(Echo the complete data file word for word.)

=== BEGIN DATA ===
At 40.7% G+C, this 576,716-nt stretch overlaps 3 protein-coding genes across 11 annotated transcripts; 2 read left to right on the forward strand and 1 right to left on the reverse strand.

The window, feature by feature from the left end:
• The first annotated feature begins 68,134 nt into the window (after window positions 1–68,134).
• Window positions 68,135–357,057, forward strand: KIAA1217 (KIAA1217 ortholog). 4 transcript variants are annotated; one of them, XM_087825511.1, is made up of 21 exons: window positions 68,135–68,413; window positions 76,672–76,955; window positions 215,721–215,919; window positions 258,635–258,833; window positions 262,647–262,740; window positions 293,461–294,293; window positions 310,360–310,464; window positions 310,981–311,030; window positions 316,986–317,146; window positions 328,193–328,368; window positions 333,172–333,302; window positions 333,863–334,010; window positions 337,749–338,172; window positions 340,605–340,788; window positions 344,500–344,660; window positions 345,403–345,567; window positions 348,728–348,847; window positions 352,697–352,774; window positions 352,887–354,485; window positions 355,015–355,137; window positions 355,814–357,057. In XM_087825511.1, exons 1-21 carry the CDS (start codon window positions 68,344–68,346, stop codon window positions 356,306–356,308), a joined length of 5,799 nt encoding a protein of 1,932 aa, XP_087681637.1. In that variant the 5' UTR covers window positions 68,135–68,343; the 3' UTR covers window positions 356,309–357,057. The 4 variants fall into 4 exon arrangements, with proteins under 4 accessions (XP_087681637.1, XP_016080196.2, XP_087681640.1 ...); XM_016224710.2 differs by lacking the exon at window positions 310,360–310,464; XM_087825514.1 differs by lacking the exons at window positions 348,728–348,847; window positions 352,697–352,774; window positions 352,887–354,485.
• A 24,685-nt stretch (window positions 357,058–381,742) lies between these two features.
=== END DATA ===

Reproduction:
At 40.7% G+C, this 576,716-nt stretch overlaps 3 protein-coding genes across 11 annotated transcripts; 2 read left to right on the forward strand and 1 right to left on the reverse strand.

The window, feature by feature from the left end:
• The first annotated feature begins 68,134 nt into the window (after window positions 1–68,134).
• Window positions 68,135–357,057, forward strand: KIAA1217 (KIAA1217 ortholog). 4 transcript variants are annotated; one of them, XM_087825511.1, is made up of 21 exons: window positions 68,135–68,413; window positions 76,672–76,955; window positions 215,721–215,919; window positions 258,635–258,833; window positions 262,647–262,740; window positions 293,461–294,293; window positions 310,360–310,464; window positions 310,981–311,030; window positions 316,986–317,146; window positions 328,193–328,368; window positions 333,172–333,302; window positions 333,863–334,010; window positions 337,749–338,172; window positions 340,605–340,788; window positions 344,500–344,660; window positions 345,403–345,567; window positions 348,728–348,847; window positions 352,697–352,774; window positions 352,887–354,485; window positions 355,015–355,137; window positions 355,814–357,057. In XM_087825511.1, exons 1-21 carry the CDS (start codon window positions 68,344–68,346, stop codon window positions 356,306–356,308), a joined length of 5,799 nt encoding a protein of 1,932 aa, XP_087681637.1. In that variant the 5' UTR covers window positions 68,135–68,343; the 3' UTR covers window positions 356,309–357,057. The 4 variants fall into 4 exon arrangements, with proteins under 4 accessions (XP_087681637.1, XP_016080196.2, XP_087681640.1 ...); XM_016224710.2 differs by lacking the exon at window positions 310,360–310,464; XM_087825514.1 differs by lacking the exons at window positions 348,728–348,847; window positions 352,697–352,774; window positions 352,887–354,485.
• A 24,685-nt stretch (window positions 357,058–381,742) lies between these two features.